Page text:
89614Photo Credit: Blacqbook/Shutterstock.com

 

Bespoke “B” Bed

Had a busy, busy day. Work, kids, traffic, stress… everything is on your shoulders. You search for a place where you can escape everyday life. Your one place, where you can, finally, take a deep breath and relax. This place is just waiting for you in your home. And here is why.

Savoir-Christian-Lacroix-Bespoke-Bed

Savoir Beds for a new bed set covered in Alcantara fabric (each for made-to-order) has collaborated with Sacha Walckhoff, the Creative Director for Christian Lacroix, who is known for extravagant haute couture and this design reflects his flair for drama. The artist was  inspired by the 1970s, as well as he drew from how the British company manipulates pocket springs for their line of mattresses and called the new bed set “B” bed. The frame features “pod-like cubby-holes and a headboard” inspired by these pockets, while the entire design is upholstered in blue Alcantara, the same high-tech fabric often used in car, yacht and aircraft interiors.

Savoir-Beds

 

The Fibonacci by Steinway & Sons

Steinway & Sons‘ 600,000th piano is named The Fibonacci (after the mathematical sequence, picturing the iconic spiral on its veneer) and is absolutely stunning. It is designed by Frank Pollaro and it took more than 6,000 hours over the course of four years to create the finished piece.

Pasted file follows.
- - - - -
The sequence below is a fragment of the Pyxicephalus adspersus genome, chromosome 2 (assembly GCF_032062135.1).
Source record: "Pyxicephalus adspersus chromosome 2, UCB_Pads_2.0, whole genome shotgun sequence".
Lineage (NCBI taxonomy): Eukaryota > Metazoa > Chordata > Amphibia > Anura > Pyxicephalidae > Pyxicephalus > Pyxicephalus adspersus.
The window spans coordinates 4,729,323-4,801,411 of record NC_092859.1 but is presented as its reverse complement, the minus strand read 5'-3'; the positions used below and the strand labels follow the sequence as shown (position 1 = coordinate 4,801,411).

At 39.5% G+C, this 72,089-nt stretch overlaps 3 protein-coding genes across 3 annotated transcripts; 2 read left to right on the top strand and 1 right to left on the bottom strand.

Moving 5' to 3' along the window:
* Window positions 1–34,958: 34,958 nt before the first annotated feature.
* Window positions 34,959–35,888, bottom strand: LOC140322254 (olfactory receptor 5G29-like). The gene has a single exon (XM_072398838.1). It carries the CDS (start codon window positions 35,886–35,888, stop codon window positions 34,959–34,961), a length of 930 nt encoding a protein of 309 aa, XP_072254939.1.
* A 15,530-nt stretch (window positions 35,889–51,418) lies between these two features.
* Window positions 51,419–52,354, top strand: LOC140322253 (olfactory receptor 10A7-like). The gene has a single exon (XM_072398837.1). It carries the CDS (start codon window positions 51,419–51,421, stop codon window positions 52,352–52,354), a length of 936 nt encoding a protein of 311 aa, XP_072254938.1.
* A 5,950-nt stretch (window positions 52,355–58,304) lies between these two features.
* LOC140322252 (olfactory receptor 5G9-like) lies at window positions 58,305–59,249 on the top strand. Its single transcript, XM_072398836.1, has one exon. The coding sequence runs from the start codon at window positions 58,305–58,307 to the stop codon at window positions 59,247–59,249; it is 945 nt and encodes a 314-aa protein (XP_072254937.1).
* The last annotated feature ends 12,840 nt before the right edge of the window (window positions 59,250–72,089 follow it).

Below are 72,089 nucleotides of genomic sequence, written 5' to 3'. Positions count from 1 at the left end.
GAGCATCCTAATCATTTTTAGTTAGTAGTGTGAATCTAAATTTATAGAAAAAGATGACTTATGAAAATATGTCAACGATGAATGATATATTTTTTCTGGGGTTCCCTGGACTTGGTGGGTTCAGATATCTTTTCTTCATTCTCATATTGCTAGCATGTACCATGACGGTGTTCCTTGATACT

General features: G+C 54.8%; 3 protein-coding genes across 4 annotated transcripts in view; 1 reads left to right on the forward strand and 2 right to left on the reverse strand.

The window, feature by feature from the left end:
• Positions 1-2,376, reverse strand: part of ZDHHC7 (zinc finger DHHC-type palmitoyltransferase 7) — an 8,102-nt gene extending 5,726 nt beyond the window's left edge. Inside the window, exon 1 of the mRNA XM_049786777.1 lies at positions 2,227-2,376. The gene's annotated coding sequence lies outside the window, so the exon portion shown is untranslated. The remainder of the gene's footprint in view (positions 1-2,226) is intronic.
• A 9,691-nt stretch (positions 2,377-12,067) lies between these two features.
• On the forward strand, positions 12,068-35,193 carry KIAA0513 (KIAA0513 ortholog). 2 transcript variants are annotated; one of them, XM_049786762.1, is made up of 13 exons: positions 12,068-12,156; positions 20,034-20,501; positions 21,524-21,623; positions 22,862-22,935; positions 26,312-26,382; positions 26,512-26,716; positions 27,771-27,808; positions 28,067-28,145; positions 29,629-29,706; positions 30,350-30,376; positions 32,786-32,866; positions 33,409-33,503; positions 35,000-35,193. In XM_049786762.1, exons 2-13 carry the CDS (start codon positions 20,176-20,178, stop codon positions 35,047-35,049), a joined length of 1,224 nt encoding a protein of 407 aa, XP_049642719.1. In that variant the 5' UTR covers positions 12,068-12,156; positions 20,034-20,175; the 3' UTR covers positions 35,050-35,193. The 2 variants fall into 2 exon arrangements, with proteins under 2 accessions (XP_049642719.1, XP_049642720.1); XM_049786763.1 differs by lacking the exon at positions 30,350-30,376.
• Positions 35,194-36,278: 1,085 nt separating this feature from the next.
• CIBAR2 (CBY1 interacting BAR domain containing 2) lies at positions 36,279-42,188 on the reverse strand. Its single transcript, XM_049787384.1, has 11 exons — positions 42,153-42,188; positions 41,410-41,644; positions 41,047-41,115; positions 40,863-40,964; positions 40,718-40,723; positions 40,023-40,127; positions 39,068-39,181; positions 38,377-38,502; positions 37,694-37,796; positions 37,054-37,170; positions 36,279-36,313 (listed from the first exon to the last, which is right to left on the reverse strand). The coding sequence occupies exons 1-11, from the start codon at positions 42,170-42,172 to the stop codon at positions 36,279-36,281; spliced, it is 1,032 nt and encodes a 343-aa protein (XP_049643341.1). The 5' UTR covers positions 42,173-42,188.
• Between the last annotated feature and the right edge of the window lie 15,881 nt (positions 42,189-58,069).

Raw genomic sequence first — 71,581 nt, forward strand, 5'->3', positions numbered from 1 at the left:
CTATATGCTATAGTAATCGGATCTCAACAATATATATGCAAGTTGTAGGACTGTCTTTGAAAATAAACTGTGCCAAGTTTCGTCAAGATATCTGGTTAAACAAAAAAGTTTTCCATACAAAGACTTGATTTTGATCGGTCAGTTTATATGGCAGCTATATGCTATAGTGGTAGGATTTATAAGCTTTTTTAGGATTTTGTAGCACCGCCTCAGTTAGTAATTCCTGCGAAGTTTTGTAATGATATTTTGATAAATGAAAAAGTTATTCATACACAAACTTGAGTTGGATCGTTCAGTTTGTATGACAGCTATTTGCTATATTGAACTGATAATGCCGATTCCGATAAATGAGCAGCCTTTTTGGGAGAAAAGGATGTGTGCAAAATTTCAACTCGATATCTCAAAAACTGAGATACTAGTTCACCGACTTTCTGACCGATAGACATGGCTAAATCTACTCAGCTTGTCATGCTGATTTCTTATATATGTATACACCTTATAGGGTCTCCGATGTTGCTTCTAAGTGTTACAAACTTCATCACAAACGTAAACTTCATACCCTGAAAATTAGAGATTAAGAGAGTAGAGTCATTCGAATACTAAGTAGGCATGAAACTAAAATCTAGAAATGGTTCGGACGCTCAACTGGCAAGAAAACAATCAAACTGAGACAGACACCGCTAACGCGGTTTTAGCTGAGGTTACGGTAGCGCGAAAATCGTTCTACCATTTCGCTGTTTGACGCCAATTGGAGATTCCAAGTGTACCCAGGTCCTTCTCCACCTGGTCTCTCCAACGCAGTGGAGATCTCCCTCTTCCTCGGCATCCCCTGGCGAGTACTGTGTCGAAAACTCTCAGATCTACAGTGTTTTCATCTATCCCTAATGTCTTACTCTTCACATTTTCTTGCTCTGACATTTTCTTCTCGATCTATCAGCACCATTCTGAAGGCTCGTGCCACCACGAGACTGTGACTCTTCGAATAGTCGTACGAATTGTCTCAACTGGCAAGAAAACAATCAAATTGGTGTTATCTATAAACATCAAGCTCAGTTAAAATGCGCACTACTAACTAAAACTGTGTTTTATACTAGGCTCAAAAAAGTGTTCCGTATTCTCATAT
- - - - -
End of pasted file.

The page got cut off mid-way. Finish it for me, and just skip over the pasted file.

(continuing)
steinway-fibonacci-piano-8-1436967088-view-0

Here is what Darren Marshall, Chief Marketing Officer of Steinway & Sons, says about the famous piano: “The Fibonacci spiral is a representation of perfect proportions and natural beauty. Without a doubt, Frank captured those qualities in this piano, creating a work of art for the eyes and the ears.”

Fibonacci1962117a

Steinway has a history of gifting their milestone pianos, with the 100,000th model originally gifted to the United States White House before being added to the Smithsonian’s permanent collection—the 300,000 is still in the White House’s East Room. However, the nine-foot, Model D concert grand Fibonacci is actually for sale and it worth  2.4 million USD. The company is also planning to create up to six exclusive, limited edition Model B pianos inspired by the design. According to the company, the image was handmade using “six individual logs of Macassar Ebony, creating a fluid design that represents the geometric harmony found in nature.” The spiral’s lines continue from the lid to the curved base of the piano, while synthetic ivory inlay and patinated bronze adds some contrast.

Spritz, not just a drink at Eurobagno 2016!